2014 Government Regulations & Business Summit
Join PBN and our sponsors for our Government Regulations & Business Summit on Th ...
The surest way to combat the “brain drain” that is costing the state so many of the talented graduates from local colleges and universities is to create jobs for them when they are done with school.
Better yet, how about helping them create their own jobs here? In large measure, that is exactly what a new program involving Providence and three private organizations dedicated to starting and growing businesses in the region are hoping to do.
The Providence Innovation Investment Program is funded by a $1 million grant from the U.S. Department of Housing and Urban Development. In short, the city will loan a startup that promises to locate within Providence for a year $50,000 at favorable terms, with an option for the city to convert the debt to equity down the road.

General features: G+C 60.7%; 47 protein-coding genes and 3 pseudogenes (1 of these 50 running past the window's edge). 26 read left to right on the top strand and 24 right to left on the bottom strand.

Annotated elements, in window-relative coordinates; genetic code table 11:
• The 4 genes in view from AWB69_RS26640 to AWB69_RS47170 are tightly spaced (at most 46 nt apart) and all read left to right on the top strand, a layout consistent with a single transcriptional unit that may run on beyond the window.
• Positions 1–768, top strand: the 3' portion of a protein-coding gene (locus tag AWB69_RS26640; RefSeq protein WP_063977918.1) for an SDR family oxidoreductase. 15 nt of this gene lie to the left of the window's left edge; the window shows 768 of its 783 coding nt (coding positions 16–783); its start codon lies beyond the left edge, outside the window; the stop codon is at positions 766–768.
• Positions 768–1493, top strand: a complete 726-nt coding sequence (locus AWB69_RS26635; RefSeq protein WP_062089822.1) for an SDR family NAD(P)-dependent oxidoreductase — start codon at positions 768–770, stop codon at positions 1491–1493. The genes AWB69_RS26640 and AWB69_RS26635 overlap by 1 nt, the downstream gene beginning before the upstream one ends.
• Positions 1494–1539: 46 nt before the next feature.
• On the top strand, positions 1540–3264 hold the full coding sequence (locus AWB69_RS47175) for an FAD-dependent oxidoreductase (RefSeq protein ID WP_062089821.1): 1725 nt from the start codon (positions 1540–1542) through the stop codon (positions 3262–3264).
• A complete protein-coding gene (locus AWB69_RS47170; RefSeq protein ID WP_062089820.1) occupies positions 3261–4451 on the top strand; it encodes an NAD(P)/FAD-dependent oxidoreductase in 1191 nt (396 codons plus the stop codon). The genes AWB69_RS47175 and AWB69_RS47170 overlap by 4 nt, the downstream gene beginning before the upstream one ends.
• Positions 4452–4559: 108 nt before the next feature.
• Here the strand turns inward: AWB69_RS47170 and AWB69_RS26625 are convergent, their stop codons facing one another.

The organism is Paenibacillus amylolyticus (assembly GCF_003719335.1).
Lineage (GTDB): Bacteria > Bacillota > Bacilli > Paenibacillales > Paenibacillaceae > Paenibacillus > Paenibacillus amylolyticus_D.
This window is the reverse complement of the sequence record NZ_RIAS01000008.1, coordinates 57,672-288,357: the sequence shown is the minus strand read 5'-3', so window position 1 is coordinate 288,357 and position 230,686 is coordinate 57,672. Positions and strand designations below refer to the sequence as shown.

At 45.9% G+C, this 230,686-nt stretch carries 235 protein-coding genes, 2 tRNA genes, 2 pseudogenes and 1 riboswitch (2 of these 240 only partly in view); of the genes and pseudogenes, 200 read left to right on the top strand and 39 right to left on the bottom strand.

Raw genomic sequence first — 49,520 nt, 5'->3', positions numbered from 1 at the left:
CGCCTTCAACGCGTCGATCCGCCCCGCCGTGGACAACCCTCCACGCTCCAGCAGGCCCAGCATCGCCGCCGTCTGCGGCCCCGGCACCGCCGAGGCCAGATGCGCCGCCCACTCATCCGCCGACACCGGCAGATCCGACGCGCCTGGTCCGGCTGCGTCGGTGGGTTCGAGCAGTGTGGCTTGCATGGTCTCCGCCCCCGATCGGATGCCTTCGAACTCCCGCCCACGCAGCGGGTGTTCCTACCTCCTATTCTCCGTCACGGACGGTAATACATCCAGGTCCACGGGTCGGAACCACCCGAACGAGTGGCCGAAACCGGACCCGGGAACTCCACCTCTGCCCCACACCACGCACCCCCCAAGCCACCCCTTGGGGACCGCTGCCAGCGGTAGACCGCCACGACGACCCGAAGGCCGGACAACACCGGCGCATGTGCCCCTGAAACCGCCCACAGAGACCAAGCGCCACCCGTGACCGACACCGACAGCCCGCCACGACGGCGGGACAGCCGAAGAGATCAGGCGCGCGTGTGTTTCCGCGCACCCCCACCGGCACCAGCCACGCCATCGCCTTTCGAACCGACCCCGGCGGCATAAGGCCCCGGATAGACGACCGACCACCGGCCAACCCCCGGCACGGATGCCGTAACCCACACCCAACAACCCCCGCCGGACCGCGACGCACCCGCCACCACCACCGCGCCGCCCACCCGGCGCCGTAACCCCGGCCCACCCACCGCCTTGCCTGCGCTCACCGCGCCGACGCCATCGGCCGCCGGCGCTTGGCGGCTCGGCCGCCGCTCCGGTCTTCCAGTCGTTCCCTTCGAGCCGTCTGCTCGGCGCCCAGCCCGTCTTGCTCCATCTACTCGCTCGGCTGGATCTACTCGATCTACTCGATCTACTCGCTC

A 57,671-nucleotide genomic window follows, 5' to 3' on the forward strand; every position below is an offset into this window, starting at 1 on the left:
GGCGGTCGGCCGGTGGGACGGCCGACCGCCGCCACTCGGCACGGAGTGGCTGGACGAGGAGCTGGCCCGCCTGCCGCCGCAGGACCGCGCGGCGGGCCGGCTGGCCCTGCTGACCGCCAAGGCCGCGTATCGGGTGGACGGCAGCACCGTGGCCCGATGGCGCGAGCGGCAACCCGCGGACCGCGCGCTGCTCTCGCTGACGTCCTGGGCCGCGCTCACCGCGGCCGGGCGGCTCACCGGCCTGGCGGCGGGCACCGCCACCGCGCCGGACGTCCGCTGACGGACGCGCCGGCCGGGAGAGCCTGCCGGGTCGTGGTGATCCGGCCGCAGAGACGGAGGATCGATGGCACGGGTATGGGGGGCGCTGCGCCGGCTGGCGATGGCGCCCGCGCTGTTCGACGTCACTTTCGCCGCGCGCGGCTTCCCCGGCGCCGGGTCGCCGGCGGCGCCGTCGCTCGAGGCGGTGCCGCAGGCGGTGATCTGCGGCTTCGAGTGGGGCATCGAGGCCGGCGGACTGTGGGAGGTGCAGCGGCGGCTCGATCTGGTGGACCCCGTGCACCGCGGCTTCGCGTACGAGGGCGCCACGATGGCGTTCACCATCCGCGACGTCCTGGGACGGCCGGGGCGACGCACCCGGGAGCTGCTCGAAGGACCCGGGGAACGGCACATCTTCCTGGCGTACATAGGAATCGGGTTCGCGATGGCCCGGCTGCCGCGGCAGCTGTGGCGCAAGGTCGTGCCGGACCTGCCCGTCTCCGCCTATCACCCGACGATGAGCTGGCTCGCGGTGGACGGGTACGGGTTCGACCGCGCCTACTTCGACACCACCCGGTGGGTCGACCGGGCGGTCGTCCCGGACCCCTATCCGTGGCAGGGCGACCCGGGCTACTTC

Tethered to the program are Betaspring, the private startup-accelerator program, the state’s Slater Technology Fund and Cherrystone Angel Group. The three groups occupy slightly different spaces in the business-investment ecosystem, with Betaspring being the touchstone to more businesses through its 12-week mentorship program. In fact, the 11 companies that went through the program this summer are eligible for the loans, and a number of them are negotiating right now for the loans.
Along with the $2 million that Betaspring and $9 million that Slater received earlier this fall through the U.S. Treasury Department’s State Small Business Credit Initiative, Rhode Island finds itself better positioned to grow businesses – and create jobs – than ever before. Perhaps it’s time to come up with a new nickname for the state. How does Startup Central sound? •